Instead, you can try a relay race. This one includes two skaters going at once, and a goalie. It works on crossovers, straight sprints, forward to backwards transitions, half-crossovers, puck battle and defense. The players want that puck so they will work extra hard to do this right.

Now, you’re asking how does this shorten the line when you have 15 kids on the ice? To help, you can learn to time the whistle so that while one race is transitioning around the rink divider, the other two are now skating the circle. 

Second to that, while this does cause a smaller line to form, each repetition is also giving each player multiple skills to work on, and a bit of an extended rest from the energy they should be exerting during the race. 

Working the Boards Drill

I walked into a rink recently and saw this drill going on, and while I think at an individual skill session it has some merit, it didn’t make sense to me at all as a team practice drill.

In the drill, I saw the coach dump a puck in and the player worked on controlling the puck with tight turns along the board before curling off, hitting the coach with a pass that they immediately received back, passed through an obstacle to themselves and then went in for a shot on net. 

I immediately saw a need for such a drill because just the week before, I saw a wonderful play by one of my centers who used a similar move to create some space and make a pass that led to a goal.

I wanted to teach more of my players this technique, and my mind went back to that drill, but again, the solo version doesn’t make sense for a team to learn something and all I saw at this coach’s practice was a line of kids waiting to skate on their own.

Then I saw Nathaniel Brooks’ presentation from The Coaches Site Live, and he brought in a drill that met this need, while allowing me to throw even more players in the mix. I made a slight adjustment to make this a station based drill rather than half-ice, added the coach sending the puck to the desired location rather than the skater picking the wrong spot, and brought it straight to practice.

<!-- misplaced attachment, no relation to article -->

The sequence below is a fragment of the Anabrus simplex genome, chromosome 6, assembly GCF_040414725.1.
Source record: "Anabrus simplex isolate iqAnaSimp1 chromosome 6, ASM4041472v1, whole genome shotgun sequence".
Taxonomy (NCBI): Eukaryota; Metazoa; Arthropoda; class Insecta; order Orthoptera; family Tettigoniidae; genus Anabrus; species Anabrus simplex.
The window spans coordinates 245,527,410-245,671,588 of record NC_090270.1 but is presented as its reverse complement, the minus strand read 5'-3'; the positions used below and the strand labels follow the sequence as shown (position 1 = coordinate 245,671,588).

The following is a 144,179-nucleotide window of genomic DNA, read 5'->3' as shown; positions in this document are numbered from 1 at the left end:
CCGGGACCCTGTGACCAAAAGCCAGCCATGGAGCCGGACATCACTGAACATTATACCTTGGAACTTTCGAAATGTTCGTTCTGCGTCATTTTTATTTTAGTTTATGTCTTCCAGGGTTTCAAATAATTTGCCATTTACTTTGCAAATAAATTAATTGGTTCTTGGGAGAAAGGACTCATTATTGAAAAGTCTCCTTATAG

In this drill, the coach spots the puck low into the zone on the boards and the forward goes and retrieves while being chased by the defense. The defense’s job here is to keep the forward trapped along the boards and is not allowed to touch the puck until the whistle.

On the whistle, the forward is then allowed to leave the wall and the defense is allowed to attack.

At the same time, a second forward enters the zone, choosing where to enter by reading the forwards positioning and the two then play a 2 on 1 trying to score.

With these drills, I hope coaches can find a way to get more out of each practice, but also to self-evaluate their current drills and ensure they are getting the most players involved and each drill serves a purpose beyond simple individual skill and can do more to build teamwork at the same time.

3D Animated Drills are powered by the Hockey Coach Vision App. Test the FREE HCV APP and access 100+ Animated Drills: https://hockeycoachvision.com/free-hockey-app/


Dan Arel

Dan Arel is the Director of Coaching Education and Development for the San Diego Oilers and head coach of their 12U A team. He was also named the 2020...

1 Comment


  81        0        0





  14        0        0




copyright (c) 2024 The Coaches Site